Mappings in Solidity programming language play a significant role. These are hash tables that can have a key and value. When we use them, there are some caveats, especially from other programming languages. Let's explore them in this article.
Mappings essentially are hash tables, so it means that the key is saved as a hash. To access the value, key is hashed and found in the mapping table.
Mappings can be state variables, storage reference types in functions, or parameters for library functions. A mapping can't be returned, and it can't be used in structs or arrays that contain arrays.
The key type can be any built-in type, bytes, string, or enum value. Our defined types are not allowed. This is because Solidity knows how to hash the value.
Value types can be any - built-in or our defined types. It can even be a mapping that would create a double hash table.
Let's go over how we can read and write data in a mapping. Let's imagine we want to build a lucky number registry. Everyone with their wallet address can set and read their lucky number.
At first, we need to set up the mapping of the lucky numbers.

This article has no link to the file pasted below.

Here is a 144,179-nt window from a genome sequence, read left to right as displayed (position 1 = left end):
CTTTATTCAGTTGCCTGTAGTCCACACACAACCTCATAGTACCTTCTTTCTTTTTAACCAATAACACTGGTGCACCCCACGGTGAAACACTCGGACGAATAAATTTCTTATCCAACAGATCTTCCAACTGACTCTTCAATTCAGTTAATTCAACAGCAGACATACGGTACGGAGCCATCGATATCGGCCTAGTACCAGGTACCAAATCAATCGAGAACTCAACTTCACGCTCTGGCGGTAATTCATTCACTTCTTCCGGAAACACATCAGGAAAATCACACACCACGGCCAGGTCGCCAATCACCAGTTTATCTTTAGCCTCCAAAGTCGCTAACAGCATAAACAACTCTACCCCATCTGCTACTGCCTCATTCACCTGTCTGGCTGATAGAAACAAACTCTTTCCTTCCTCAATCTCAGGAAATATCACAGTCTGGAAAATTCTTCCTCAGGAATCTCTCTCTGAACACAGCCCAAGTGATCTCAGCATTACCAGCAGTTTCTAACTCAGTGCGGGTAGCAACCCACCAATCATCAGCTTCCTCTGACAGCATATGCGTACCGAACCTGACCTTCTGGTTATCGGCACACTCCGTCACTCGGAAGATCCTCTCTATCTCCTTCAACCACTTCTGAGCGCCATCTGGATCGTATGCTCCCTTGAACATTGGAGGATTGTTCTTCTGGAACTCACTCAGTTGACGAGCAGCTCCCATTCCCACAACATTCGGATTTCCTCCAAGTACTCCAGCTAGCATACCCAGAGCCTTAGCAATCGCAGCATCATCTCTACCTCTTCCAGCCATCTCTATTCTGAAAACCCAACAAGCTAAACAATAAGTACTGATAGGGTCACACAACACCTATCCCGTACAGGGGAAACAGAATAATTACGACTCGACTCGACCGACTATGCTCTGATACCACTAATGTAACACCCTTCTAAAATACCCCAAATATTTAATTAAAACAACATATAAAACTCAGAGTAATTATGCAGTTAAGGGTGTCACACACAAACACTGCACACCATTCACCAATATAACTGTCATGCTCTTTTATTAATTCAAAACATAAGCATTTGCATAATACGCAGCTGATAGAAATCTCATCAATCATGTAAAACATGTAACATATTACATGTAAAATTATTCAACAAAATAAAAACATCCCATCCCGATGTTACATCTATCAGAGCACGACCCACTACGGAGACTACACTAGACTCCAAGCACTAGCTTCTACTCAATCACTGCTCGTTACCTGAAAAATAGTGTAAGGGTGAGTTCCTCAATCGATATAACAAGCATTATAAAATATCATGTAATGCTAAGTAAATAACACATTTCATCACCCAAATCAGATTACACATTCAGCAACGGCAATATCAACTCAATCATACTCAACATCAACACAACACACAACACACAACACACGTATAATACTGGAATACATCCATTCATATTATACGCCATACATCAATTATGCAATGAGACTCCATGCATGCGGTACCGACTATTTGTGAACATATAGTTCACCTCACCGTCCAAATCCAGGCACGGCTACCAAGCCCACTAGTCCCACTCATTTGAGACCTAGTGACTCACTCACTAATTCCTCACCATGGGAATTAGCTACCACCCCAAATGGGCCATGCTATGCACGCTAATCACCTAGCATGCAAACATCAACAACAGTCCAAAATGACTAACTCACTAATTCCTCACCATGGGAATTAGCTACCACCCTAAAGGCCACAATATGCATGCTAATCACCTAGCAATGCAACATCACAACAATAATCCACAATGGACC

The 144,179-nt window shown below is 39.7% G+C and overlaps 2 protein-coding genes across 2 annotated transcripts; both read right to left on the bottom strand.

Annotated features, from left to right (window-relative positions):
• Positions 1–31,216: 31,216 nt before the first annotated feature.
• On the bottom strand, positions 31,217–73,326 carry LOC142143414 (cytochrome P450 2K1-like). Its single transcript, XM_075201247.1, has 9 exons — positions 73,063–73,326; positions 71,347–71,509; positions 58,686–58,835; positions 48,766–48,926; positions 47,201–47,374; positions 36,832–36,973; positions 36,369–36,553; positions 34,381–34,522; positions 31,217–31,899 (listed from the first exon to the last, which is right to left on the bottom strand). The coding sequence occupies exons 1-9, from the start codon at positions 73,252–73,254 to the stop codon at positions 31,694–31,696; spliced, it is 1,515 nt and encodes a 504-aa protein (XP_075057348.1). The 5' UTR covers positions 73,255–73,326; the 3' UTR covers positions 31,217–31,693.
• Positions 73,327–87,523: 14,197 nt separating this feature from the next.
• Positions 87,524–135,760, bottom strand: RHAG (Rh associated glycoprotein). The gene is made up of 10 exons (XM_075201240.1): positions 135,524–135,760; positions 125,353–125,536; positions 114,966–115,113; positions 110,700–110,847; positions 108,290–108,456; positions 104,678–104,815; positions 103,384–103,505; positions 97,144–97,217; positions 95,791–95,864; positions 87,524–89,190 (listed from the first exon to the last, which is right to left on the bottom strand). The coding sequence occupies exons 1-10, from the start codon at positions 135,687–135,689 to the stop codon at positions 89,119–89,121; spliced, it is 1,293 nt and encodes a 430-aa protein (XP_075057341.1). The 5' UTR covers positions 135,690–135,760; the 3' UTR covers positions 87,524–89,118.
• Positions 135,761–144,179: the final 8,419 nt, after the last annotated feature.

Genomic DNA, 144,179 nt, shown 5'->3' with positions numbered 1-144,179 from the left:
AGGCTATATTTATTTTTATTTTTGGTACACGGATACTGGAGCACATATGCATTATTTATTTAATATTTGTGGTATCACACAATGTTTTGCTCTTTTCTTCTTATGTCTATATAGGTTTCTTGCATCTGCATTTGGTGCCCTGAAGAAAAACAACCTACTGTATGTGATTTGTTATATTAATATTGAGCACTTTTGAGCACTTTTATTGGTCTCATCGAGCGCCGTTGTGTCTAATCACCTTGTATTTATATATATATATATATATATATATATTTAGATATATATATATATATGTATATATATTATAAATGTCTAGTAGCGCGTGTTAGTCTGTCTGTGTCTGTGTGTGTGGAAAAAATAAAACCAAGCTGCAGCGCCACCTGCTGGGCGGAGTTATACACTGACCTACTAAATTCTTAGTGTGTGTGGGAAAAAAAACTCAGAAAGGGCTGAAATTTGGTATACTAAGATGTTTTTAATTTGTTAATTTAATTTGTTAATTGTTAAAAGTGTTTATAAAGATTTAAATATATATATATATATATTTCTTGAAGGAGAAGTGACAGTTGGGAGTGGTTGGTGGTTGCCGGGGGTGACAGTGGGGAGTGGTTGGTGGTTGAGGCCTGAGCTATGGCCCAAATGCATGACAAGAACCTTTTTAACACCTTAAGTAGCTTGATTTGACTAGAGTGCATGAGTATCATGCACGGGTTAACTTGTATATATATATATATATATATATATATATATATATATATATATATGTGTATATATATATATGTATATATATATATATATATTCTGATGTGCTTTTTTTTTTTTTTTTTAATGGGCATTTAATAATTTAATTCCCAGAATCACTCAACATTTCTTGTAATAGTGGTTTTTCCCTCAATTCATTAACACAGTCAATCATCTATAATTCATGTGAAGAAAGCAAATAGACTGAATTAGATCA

If we set the access level to the public, the getter function is compiled by default.
To get the value from a mapping we need to know the key. Solidity behind the scenes will hash it and find it from the hash table.
If the value does not exist, we get the default value, which is zero in the case of uint256.
We need a key and value of the defined type that mapping can hold when setting the value. Be aware that this also updates the value if it has been already set.
The mapping type is practically a hash table in the Solidity programming language with a key and value. There are some limitations, especially what we can define as the key. We need the key to get data from the mapping. Remember the default values for the type we're using in the value in case the value has not been set. When we are setting the value, we are also overwriting the old one.